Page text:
As I have mentioned in previous posts, I have been reading Richard English’s magisterial history of Irish nationalism, Irish Freedom. Previously I had read English’s history of the IRA, Armed Struggle, which had impressed me as much the most subjective and fair minded history of the republican movement that I had come across. Similarly I would commend Irish Freedom as a cold eyed and balanced account of nationalism in Ireland.
English is intent from the beginning of the book, on not only explaining Irish nationalism within Ireland itself, but also locating it within a larger global context. This book does not comprise a hagiography of patriots and martyrs, but rather an exegesis of what exactly nationalism is and how its Irish specific version fits into the phenomenon generally. Thus there is a lengthy examination of whether nations truly are a modern invention or whether they can claim ancient roots.
The author is circumspect, concluding that nationalism as we understand it did develop from the ideas of Rousseau and the French Revolution but acknowledging that there are continuities and elements of proto-nationalism on which modern nationalisms also draw. He argues that three common characteristics can be observed in nationalist movements – community, struggle and power. The first characteristic is shaped by a series of sub-strands – culture, history, ethics, perceived common origin, exlusiveness and so on.
English is rigorous in applying his theoretical constructs to the Irish model throughout his book. He challenges the notion that there is a single original Gaelic or Irish race and points out that historians are often at odds with nationalist arguments which are frequently framed in the context of a single historical narrative for their perceived nation. The author charts the development of an Irish proto-nationalist consciousness from the arrival in Ireland of Strongbow in 1170. It was from this point that meaningful elements of what English describes as the “proto-nation” can perhaps begin to be detected.
The reformation provided a more concrete impetus for Benedict Anderson’s “imagined community” to develop in Ireland. Protestantism’s failure on this island allowed Catholicism to become entwined with a sense of being more authentically ‘Irish’. Ironically the leaders of the first identifiable Irish nationalist movement in the modern sense, the United Irishmen, were mainly Protestant and drew on the revolutionary ideas of Rousseau and Thomas Paine. However the 1798 rebellion soon assumed sectarian overtones in its execution and English is lucid in demonstrating that although attempts were often made to separate Catholicism and nationalism, the connection was strong and Catholicism has powerfully shaped nationalism right through to the present.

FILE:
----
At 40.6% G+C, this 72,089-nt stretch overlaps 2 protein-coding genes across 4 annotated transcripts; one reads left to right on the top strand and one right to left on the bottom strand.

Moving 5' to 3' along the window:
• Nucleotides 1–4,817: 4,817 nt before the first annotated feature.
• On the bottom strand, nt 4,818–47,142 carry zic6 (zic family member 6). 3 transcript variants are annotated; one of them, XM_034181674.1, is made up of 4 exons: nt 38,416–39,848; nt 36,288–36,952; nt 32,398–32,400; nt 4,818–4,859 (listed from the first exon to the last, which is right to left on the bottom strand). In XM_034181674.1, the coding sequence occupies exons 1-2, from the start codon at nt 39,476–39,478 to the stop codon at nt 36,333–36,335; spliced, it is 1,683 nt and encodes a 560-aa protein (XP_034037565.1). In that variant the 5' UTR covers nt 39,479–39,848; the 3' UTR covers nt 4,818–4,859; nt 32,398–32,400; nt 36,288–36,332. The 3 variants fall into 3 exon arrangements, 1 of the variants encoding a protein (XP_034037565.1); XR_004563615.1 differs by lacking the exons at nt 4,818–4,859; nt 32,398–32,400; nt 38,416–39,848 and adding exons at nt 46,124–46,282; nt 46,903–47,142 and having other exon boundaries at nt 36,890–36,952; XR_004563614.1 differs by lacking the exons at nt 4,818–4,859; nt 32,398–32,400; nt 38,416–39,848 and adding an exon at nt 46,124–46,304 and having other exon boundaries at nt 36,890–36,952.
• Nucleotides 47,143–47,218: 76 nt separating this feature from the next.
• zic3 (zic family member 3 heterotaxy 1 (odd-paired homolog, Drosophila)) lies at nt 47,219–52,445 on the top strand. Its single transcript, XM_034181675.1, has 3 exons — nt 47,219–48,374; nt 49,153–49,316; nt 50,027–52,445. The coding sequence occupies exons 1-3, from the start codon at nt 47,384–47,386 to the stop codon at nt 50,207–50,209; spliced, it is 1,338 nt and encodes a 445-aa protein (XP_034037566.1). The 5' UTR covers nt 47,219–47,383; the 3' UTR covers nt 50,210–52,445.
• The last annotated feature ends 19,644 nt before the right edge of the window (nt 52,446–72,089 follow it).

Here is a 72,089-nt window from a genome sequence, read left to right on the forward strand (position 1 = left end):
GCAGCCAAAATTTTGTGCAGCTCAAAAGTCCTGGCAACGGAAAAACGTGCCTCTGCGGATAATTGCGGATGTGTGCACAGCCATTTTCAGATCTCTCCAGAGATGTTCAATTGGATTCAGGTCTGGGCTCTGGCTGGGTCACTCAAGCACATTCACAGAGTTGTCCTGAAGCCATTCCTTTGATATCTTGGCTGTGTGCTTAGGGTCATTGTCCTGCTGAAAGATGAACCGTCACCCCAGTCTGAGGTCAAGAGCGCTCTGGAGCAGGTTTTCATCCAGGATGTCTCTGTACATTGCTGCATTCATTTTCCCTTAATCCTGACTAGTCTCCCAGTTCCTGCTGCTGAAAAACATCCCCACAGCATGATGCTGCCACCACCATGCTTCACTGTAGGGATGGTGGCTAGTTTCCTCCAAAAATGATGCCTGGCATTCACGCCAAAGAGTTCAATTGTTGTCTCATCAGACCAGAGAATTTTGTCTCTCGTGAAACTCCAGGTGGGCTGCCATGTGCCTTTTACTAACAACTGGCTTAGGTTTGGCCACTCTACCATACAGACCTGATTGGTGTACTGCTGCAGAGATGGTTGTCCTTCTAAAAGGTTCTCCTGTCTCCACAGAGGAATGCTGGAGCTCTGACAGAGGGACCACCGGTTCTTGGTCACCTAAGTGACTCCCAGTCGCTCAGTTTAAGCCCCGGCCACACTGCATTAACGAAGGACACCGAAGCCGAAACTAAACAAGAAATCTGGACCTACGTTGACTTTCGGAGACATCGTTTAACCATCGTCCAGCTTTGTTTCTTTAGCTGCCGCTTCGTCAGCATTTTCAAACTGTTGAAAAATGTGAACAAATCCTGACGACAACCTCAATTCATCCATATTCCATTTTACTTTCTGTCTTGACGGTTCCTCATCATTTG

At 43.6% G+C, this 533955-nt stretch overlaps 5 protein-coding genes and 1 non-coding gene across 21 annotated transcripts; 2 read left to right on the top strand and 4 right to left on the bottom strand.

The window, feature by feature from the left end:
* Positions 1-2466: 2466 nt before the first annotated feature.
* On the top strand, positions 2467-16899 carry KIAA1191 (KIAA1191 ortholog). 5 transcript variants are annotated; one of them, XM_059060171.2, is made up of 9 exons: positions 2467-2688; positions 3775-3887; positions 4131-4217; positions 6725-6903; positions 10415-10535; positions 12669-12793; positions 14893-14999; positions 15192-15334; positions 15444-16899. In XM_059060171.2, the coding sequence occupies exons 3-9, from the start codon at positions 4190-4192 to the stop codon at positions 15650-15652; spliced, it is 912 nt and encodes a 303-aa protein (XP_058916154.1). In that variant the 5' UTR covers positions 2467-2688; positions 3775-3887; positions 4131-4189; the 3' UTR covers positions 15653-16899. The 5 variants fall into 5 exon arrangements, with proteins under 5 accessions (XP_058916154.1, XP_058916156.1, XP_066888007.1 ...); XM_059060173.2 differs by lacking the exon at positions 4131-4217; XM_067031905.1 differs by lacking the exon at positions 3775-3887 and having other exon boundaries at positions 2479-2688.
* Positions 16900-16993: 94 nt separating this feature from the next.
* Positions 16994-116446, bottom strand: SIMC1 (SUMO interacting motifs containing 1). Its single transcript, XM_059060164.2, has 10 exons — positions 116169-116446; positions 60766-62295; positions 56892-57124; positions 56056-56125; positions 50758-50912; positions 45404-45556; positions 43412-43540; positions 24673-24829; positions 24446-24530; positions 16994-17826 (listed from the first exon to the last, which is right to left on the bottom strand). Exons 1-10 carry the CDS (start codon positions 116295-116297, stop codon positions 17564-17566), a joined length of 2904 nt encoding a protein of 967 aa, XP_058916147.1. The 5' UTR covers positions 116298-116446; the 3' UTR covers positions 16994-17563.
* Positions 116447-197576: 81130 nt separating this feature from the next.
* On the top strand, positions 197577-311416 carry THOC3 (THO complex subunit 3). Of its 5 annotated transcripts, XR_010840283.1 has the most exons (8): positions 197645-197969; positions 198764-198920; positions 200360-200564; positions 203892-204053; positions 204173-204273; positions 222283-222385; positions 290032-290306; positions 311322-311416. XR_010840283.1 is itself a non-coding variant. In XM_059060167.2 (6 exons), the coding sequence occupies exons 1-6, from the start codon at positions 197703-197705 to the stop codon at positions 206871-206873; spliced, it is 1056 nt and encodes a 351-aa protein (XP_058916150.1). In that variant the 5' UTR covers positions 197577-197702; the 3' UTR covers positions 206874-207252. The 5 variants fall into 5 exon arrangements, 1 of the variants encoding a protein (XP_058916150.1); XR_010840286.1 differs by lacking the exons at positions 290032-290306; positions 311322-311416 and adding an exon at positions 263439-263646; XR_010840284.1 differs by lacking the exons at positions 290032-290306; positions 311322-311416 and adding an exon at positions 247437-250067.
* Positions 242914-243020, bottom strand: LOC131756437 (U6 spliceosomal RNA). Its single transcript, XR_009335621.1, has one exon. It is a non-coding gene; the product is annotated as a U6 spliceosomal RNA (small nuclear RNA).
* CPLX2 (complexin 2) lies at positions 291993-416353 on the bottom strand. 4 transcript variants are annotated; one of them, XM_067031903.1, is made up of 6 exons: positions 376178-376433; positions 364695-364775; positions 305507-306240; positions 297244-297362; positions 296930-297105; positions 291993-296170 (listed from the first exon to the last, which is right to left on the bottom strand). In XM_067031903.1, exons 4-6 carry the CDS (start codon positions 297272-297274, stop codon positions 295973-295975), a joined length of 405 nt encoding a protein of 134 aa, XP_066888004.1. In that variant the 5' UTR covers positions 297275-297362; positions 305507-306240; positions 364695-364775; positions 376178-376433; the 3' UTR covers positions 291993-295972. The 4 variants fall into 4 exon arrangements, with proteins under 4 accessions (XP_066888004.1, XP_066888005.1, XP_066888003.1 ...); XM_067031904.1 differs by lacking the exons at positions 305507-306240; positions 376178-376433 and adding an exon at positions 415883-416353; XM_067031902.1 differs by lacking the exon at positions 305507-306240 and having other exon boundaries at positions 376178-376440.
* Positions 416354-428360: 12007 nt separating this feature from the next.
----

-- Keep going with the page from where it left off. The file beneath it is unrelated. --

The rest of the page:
Indeed Catholic Emancipation was the theme of early 19th century nationalism under the leadership of Daniel O’Connell. O’Connell’s subsequent anti-repeal campaign fed into a tradition of constitutional nationalism which offered an alternative, even though its attitude toward more violent forms of struggle was often ambivalent. English raises the possibility, for example, that Parnell may have been sworn into the IRB. The more violent tradition is also traced from the United Irishmen, to Young Ireland, the IRB and then to the IRA from 1916 onwards.
English subsequently examines the Catholic Gaelic autarky of de Valera’s Ireland and the continuance of the exclusivist, violent tradition practised by the Provisional IRA in Northern Ireland. He is careful frequently to test the empirical evidence against his hypothesis that nationalism is composed of a synthesis between community, struggle and the quest for (or consolidation of) power.
His book is a scholarly and thorough treatment of the subject. He exposes the fallacy of the notion of an authentic Irish people with Catholic and Gaelic roots, but acknowledges nevertheless that there is a long and explicable tradition of Irish distinctiveness. The ironies in his book are the ironies of Irish nationalism itself. The central role which England played in providing an other against which nationalism defined itself for example, whilst simultaneously it was England who in many ways brought Catholicism to Ireland and imported many of the intellectual ideas which were to stimulate nationalism. Neither is he afraid to examine the internal contradictions of nationalism whereby one group is declared a nation and presumed to have the right to self-determination, whereas the nationalist will decline to extend that right to a minority within his notional territory.
This is an impressive book that demonstrates Irish nationalism should not be viewed in splendid isolation, but should be examined within the larger global proliferation of nationalist ideas. It is an aberration to view nationalism within Ireland as a largely progressive force, whilst adjudging it as illiberal in other contexts.